HIGH SCHOOL Attended Hales Franciscan (Chicago, Ill.) High School, averaging 25 points, 1.5 rebounds, 4.1 assists and 3.0 steals per game on the way to earning state Class A Player of the Year honors from the Chicago Sun-Times as a senior...Voted first-team Class A All-State by Illinoisprephoops.com and second-team All-State (all divisions) by the Chicago Tribune... The point guard captured the three-point shooting title and was named the game's Co-MVP after scoring 31 points in the Illinois-Missouri Riverwar All-Star Game...Led his prep team to a pair of championships, including compiling a 27-4 record on the way to the Illinois state title in 2005...Member of the National Honor Society.
OTHER TOURNAMENTS/TEAMS SUMMER LEAGUE Prior to reporting to California as a freshman, Randle helped his Chicago Ferrari team to the 17-and-under AAU national crown, earning tournament MVP honors.
PERSONAL African American Studies major...Became the fourth Chicago-area player to play for the Bears in recent years, joining Eric Vierneisel (Algonquin, 2005-08), Dennis Gates (Chicago, 1999-2002) and Sean Lampley (Chicago, 1998-2001)...Son of Zsa-Zsa Miller...Born Jerome J. Randle on 5/21/87 in Chicago, Illinois.
SCOUTING REPORT Positives: Compensates for a lack of size with outstanding court quickness, balance and a high basketball IQ...While he has been the team's prolific scorer, he is also a capable ball facilitator who knows how to vary his speed bringing the ball down the court, using a nice array of hesitation moves and fakes to create separation and take the defender off balance on the way to the rim...Despite his lack of size, he is very good at drawing contact, setting numerous school and conference records for his ability to connect at a high level from the foul line...Does a good job of scanning the court to locate open teammates for a better scoring option...When forced out of the lanes, he shows good retreat skills to park at the perimeter, where he is very dangerous executing his three-point shot (made 40.5 percent of those attempts during his career, sixth in school history, as his 82 treys as a junior and 92 as a senior are the top two season figures by a Cal player)...As a free throw shooter, he executes attempts with a high arch and a quick release point...Efficient shooter along the perimeter with legitimate NBA three-point range...Sets his feet and shows good form on his jump shot (much better when he gets spacing than with a defender in front of him)...Shows the hand agility to keep the ball on the floor long, pull up and fire off the dribble before his man has a chance to get into position to defend...Even though he gets pushed around some by bigger opponents, he is a scrappy defender with the lateral range to get into passing lanes to steal the ball...Might get bounced around on the boards, but is slippery enough to get under his man when fighting for the rebound...Has improved his passing ability and shows good timing getting the ball to the open outlet with precise tosses through double teams...Has good patience passing the ball around, but needs to show that same characteristic as a shooter...Likes to push the ball quickly and has the timed speed to lead an up-tempo attack...Can pull up and fire in transition, compensating for an inability to drive into the paint with a quick release from the perimeter.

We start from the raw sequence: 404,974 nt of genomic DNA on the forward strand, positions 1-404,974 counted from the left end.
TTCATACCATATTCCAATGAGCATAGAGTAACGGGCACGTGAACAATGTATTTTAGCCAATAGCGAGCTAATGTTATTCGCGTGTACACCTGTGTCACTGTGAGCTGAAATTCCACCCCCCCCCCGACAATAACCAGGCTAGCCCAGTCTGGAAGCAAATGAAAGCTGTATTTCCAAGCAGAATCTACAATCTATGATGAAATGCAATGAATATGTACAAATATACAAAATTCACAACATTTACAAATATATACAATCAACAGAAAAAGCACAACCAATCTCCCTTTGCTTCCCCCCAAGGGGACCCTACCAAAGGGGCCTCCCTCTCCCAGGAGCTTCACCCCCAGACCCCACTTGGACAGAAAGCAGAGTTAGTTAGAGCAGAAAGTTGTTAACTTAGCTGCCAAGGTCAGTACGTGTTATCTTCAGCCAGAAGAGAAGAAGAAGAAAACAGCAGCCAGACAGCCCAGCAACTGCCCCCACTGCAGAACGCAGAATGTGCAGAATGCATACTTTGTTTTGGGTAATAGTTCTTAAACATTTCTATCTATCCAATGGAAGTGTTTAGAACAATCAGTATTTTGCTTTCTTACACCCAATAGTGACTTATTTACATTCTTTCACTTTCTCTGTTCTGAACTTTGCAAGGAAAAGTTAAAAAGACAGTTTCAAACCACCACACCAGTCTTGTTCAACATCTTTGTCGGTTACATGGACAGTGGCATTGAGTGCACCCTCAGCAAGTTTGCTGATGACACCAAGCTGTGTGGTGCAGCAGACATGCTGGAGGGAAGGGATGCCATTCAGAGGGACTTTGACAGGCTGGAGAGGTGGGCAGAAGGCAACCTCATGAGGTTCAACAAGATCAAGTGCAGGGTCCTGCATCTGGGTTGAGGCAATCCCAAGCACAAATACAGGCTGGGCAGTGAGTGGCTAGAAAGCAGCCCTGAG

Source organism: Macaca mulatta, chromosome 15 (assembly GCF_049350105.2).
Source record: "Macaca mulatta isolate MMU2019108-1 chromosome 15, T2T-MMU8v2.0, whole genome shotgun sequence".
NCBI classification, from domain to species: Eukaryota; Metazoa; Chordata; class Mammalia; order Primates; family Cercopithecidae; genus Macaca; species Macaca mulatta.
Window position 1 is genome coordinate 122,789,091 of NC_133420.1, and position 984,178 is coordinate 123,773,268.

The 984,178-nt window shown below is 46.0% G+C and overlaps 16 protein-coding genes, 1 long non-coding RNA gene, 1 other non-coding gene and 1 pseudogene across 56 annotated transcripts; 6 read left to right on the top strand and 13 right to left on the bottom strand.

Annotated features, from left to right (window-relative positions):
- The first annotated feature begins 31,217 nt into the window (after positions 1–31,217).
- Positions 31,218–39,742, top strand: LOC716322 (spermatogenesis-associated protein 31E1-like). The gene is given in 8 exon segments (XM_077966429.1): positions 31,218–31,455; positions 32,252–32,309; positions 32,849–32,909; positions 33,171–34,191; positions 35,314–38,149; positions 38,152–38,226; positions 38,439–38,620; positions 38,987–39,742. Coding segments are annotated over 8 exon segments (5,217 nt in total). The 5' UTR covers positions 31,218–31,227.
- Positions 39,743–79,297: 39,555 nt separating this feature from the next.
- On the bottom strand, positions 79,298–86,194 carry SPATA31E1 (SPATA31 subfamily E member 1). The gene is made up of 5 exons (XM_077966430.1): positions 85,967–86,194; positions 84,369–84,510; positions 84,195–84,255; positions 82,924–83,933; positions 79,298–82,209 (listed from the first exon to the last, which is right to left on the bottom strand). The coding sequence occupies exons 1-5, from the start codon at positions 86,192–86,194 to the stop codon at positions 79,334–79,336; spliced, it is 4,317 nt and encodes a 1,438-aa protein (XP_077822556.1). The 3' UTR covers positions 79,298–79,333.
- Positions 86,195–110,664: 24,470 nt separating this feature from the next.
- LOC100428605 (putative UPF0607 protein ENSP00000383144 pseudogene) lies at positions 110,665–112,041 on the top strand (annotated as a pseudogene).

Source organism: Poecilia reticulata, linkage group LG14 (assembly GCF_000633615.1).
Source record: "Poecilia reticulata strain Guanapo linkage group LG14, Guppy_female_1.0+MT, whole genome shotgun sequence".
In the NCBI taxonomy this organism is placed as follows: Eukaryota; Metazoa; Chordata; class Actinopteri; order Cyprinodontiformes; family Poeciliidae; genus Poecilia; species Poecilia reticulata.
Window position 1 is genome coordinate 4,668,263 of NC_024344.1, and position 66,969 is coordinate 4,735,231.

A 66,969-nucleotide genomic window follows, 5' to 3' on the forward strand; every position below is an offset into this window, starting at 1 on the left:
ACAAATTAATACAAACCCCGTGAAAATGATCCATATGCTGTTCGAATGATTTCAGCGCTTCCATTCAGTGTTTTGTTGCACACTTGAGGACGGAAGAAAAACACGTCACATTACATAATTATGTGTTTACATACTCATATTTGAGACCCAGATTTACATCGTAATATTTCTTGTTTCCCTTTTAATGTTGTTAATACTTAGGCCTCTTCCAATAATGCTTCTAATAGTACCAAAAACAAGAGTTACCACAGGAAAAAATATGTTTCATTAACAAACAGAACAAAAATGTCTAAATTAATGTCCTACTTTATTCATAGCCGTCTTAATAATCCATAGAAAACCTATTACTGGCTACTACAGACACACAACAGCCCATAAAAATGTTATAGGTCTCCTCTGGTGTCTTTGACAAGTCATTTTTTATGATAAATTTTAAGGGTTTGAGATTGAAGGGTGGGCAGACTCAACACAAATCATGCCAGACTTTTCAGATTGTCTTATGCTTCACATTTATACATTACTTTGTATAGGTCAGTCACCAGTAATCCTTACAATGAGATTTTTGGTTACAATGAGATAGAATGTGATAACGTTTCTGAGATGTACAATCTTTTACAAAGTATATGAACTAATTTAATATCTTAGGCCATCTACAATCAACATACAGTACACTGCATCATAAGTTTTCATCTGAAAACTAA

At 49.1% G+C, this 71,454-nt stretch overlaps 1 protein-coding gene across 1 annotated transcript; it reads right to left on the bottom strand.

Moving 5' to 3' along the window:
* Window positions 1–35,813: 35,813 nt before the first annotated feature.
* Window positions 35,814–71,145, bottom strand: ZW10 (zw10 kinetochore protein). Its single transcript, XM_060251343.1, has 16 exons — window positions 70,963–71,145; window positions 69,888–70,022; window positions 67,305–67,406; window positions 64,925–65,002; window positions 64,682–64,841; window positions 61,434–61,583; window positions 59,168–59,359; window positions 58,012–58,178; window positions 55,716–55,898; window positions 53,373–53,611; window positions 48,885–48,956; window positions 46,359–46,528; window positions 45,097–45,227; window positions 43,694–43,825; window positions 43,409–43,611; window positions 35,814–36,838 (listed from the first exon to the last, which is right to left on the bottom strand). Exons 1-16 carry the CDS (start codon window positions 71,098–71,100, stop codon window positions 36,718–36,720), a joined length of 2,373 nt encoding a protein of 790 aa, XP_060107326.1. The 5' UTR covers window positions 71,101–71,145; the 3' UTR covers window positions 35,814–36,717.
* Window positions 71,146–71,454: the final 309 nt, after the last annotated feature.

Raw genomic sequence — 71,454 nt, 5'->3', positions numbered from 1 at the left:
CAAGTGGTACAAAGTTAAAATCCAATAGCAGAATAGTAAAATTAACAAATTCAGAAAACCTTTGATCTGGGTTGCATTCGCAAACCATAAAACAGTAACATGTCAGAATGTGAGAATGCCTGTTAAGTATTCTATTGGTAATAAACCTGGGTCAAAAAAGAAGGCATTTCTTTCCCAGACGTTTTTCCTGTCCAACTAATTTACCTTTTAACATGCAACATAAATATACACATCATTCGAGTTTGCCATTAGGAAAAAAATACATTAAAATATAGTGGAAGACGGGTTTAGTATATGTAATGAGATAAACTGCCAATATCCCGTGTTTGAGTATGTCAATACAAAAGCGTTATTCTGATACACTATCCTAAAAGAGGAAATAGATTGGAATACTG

Negatives: Very undersized for NBA standards...Lacks the wingspan (6'0") or standing reach (7-foot-4 1/2) to compensate for his size deficiency...Gets bounced out of the lane regularly; lacks strength to absorb punishment working inside...Has just adequate leaping ability...Height issues make his easily overmatched on defense...Has the speed to stay with shooters, but not the anchor needed to maintain position and his short arms have prevented him from being a standout defensive player...Even though he finished second in school history with 524 assists, he has a shoot-first mentality...Struggles to finish at the basket due to his size, as he fails to get the elevation or arm extension to make his shots over the outstretched arms of an opponent...Gets pushed back often when trying to stop shooters from getting into the lane...When he tries to force the issue inside and drive to the rim, he will get bounced around, which results in turnovers.
--Report by Dave-Te' Thomas
Compares To: AARON BROOKS, Houston -- Thanks to the success of Brooks, Brandon Jennings (Milwaukee) and Darren Collison (New Orleans), NBA teams might not be so leery of drafting a talented player with seemingly obvious size limitations. Randle is an efficient passer, but sometimes plays with a shoot-first attitude that you usually associate with a shooting guard. He is a dangerous shooter along the perimeter and excels when playing at the charity stripe. He is currently a much better fit as a reserve coming off the bench to spell an experienced point guard.